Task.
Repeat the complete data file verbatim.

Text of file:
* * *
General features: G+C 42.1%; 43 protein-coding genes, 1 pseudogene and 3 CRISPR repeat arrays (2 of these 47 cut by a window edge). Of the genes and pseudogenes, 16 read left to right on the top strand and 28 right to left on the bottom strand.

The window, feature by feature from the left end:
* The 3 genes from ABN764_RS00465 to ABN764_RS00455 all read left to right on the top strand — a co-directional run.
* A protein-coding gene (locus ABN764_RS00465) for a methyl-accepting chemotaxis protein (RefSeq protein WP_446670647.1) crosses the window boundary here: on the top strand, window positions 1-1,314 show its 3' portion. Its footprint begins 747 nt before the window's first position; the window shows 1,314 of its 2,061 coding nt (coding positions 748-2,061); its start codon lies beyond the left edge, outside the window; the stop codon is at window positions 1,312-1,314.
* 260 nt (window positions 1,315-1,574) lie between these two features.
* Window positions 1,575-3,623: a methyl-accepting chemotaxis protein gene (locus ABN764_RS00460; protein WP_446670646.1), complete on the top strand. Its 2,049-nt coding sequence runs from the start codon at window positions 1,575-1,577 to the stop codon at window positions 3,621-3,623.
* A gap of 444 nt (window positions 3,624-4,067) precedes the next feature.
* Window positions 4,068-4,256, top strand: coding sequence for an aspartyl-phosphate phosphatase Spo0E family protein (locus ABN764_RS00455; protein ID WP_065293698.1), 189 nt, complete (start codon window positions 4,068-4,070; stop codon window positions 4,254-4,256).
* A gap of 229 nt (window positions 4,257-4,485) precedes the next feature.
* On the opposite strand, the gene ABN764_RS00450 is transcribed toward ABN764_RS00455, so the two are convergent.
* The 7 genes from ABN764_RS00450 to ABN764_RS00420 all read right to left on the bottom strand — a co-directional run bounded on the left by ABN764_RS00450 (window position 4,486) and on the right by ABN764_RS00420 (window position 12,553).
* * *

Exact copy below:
General features: G+C 42.1%; 43 protein-coding genes, 1 pseudogene and 3 CRISPR repeat arrays (2 of these 47 cut by a window edge). Of the genes and pseudogenes, 16 read left to right on the top strand and 28 right to left on the bottom strand.

The window, feature by feature from the left end:
* The 3 genes from ABN764_RS00465 to ABN764_RS00455 all read left to right on the top strand — a co-directional run.
* A protein-coding gene (locus ABN764_RS00465) for a methyl-accepting chemotaxis protein (RefSeq protein WP_446670647.1) crosses the window boundary here: on the top strand, window positions 1-1,314 show its 3' portion. Its footprint begins 747 nt before the window's first position; the window shows 1,314 of its 2,061 coding nt (coding positions 748-2,061); its start codon lies beyond the left edge, outside the window; the stop codon is at window positions 1,312-1,314.
* 260 nt (window positions 1,315-1,574) lie between these two features.
* Window positions 1,575-3,623: a methyl-accepting chemotaxis protein gene (locus ABN764_RS00460; protein WP_446670646.1), complete on the top strand. Its 2,049-nt coding sequence runs from the start codon at window positions 1,575-1,577 to the stop codon at window positions 3,621-3,623.
* A gap of 444 nt (window positions 3,624-4,067) precedes the next feature.
* Window positions 4,068-4,256, top strand: coding sequence for an aspartyl-phosphate phosphatase Spo0E family protein (locus ABN764_RS00455; protein ID WP_065293698.1), 189 nt, complete (start codon window positions 4,068-4,070; stop codon window positions 4,254-4,256).
* A gap of 229 nt (window positions 4,257-4,485) precedes the next feature.
* On the opposite strand, the gene ABN764_RS00450 is transcribed toward ABN764_RS00455, so the two are convergent.
* The 7 genes from ABN764_RS00450 to ABN764_RS00420 all read right to left on the bottom strand — a co-directional run bounded on the left by ABN764_RS00450 (window position 4,486) and on the right by ABN764_RS00420 (window position 12,553).